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Less was more for Piet Mondrian
With his strictly limited pictorial elements—the colors red, yellow, and blue, black lines, white space—he sought a ‘universal harmony’ and created a whole new domain of avant-garde abstraction. This essential guide presents Mondrian's pioneering oeuvre, as well as his works of fashion and design, from White Stripes album covers to haute-couture dresses.
A key figure in the international avant-garde, Piet Mondrian (1872–1944) was at once an extraordinary painter and leading art theoretician whose influence resonates to this day. Coining the term “Neo-plasticism”, he pursued a style of painting composed only of primary colors against a grid of black vertical and horizontal lines and a white base background.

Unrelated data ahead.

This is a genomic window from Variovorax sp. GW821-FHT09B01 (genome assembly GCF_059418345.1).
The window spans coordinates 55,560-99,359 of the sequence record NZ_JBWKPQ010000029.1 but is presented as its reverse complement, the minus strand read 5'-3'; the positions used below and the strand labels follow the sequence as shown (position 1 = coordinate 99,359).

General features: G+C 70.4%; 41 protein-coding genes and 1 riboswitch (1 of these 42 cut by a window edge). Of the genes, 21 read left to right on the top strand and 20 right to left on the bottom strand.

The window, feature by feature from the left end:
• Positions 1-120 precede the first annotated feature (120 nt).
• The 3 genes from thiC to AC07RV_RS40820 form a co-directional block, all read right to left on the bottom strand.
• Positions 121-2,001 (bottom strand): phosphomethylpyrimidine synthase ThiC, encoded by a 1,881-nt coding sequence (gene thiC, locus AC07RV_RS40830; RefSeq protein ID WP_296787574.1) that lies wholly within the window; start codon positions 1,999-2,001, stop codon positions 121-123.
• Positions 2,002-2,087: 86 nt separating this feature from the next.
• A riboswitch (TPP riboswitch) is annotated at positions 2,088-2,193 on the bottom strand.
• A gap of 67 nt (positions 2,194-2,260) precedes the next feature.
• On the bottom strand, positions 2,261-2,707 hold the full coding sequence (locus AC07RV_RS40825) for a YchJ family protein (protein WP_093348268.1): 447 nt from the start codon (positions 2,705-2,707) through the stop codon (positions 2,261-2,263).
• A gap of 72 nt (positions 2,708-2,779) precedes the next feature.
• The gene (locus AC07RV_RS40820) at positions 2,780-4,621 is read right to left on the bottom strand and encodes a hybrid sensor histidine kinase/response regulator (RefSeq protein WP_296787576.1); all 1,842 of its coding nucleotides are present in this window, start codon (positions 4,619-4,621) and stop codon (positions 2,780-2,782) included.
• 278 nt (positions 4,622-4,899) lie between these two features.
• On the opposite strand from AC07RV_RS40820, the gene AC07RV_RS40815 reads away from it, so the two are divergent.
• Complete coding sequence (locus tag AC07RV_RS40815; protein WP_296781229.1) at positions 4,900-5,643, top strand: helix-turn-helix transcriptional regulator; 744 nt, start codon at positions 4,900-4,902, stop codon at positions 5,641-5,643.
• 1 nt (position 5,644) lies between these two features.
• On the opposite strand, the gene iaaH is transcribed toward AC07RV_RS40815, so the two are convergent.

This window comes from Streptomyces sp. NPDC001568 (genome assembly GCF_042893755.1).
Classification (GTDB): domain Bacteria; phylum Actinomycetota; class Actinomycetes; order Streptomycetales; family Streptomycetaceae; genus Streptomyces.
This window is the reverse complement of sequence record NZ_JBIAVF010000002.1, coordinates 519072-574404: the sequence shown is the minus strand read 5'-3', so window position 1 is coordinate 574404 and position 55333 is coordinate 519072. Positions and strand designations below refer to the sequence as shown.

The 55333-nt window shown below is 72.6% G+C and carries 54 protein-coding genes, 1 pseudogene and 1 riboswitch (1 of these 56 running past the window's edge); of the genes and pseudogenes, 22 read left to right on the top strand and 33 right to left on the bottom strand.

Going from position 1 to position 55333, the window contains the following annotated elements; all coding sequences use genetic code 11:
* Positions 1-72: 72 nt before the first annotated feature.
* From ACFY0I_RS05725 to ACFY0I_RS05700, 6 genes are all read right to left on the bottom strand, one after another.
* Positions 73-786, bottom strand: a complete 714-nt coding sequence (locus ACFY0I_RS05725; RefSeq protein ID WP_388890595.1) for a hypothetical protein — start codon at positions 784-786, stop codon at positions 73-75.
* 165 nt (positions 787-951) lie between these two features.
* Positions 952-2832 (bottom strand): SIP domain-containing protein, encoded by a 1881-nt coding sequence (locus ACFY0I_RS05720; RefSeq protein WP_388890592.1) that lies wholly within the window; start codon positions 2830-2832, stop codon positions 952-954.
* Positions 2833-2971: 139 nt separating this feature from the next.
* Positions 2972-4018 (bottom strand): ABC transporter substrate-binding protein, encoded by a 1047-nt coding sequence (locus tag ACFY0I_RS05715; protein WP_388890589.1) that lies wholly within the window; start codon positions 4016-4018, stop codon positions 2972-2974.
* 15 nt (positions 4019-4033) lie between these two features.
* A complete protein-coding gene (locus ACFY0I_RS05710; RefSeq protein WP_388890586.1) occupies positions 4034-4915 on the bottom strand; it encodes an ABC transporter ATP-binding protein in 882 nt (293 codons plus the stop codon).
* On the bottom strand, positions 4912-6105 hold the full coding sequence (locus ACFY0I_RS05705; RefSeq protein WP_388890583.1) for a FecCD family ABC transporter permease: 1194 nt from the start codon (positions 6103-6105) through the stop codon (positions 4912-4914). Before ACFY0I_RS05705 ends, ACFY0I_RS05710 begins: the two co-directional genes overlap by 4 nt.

Mondrian’s vision was that this essential painting would help to achieve a society in which art as such has no place, but rather exists for the total realization of “beauty.” With stints in Amsterdam, Paris, London, and New York, Mondrian drew upon the modern metropolis and modern music, especially jazz, as points of inspiration. In 1917, he cofounded De Stijl, originally a publication, and subsequently a circle of practitioners, committed to a strictly geometrical art of horizontals and verticals.
With key works and succinct texts, this introductory book presents Mondrian's distinctive and pioneering oeuvre, an abiding inspiration for fashion, art, architecture, and design, from White Stripes album covers to Yves Saint Laurent dresses.